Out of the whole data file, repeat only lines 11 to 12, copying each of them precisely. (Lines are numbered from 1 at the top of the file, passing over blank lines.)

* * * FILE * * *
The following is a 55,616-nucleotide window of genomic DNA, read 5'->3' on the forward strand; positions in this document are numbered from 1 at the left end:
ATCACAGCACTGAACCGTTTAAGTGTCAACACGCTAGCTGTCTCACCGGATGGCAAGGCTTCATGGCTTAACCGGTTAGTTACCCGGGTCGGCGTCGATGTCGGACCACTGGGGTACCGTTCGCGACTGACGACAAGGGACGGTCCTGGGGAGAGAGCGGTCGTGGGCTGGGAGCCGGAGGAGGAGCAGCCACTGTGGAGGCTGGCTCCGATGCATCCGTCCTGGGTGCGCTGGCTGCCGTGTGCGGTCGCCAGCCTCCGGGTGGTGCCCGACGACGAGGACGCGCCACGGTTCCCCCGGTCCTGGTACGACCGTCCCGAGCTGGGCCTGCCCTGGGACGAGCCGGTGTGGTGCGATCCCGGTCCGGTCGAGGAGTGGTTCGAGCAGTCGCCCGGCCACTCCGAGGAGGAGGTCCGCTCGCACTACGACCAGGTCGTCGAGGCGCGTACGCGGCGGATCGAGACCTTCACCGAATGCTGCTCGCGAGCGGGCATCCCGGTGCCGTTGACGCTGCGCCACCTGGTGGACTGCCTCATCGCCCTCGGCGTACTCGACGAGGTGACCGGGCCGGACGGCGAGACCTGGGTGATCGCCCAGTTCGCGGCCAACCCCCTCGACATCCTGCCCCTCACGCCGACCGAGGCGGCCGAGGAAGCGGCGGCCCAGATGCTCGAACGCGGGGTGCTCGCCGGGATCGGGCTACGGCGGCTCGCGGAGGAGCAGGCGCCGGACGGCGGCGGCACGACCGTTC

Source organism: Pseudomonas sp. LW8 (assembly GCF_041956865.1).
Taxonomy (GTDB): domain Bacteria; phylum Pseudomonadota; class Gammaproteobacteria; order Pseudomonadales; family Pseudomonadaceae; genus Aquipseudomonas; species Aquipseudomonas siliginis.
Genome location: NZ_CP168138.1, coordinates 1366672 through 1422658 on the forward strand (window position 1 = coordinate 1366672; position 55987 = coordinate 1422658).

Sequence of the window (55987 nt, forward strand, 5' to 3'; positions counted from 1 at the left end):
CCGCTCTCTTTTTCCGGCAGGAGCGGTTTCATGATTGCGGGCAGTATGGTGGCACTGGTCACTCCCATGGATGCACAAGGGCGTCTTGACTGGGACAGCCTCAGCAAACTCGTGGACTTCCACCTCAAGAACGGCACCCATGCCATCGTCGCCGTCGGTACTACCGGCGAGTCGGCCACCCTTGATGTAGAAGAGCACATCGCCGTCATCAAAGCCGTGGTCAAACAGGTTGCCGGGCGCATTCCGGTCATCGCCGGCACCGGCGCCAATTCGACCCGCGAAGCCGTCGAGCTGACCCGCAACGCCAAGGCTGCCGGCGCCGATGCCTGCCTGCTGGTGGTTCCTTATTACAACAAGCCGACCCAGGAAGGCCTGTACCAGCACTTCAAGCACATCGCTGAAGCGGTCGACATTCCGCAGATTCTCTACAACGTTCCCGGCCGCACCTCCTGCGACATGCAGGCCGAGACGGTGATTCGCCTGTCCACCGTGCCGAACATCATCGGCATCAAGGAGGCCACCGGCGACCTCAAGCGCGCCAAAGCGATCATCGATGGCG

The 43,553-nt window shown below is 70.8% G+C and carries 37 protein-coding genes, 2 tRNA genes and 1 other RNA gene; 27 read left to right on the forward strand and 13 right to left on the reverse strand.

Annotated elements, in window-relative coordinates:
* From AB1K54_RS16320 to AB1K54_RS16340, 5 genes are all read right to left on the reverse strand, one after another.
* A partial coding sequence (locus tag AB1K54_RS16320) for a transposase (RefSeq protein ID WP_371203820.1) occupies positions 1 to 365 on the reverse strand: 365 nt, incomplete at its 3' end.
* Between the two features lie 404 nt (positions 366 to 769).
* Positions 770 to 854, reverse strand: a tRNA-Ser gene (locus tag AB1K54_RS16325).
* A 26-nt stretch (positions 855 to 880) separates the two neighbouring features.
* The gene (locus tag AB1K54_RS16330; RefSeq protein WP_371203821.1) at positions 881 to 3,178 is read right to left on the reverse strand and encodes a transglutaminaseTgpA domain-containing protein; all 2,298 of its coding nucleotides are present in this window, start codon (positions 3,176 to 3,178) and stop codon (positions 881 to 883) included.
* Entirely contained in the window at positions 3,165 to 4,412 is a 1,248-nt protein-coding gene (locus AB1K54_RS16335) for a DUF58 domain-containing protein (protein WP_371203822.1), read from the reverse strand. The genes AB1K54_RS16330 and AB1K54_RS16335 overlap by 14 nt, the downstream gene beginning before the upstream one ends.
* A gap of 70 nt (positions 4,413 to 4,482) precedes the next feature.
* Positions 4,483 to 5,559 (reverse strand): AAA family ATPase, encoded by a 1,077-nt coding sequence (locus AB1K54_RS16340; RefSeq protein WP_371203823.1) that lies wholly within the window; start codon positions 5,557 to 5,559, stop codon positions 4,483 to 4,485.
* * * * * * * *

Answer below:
* A partial coding sequence (locus tag AB1K54_RS16320) for a transposase (RefSeq protein ID WP_371203820.1) occupies positions 1 to 365 on the reverse strand: 365 nt, incomplete at its 3' end.
* Between the two features lie 404 nt (positions 366 to 769).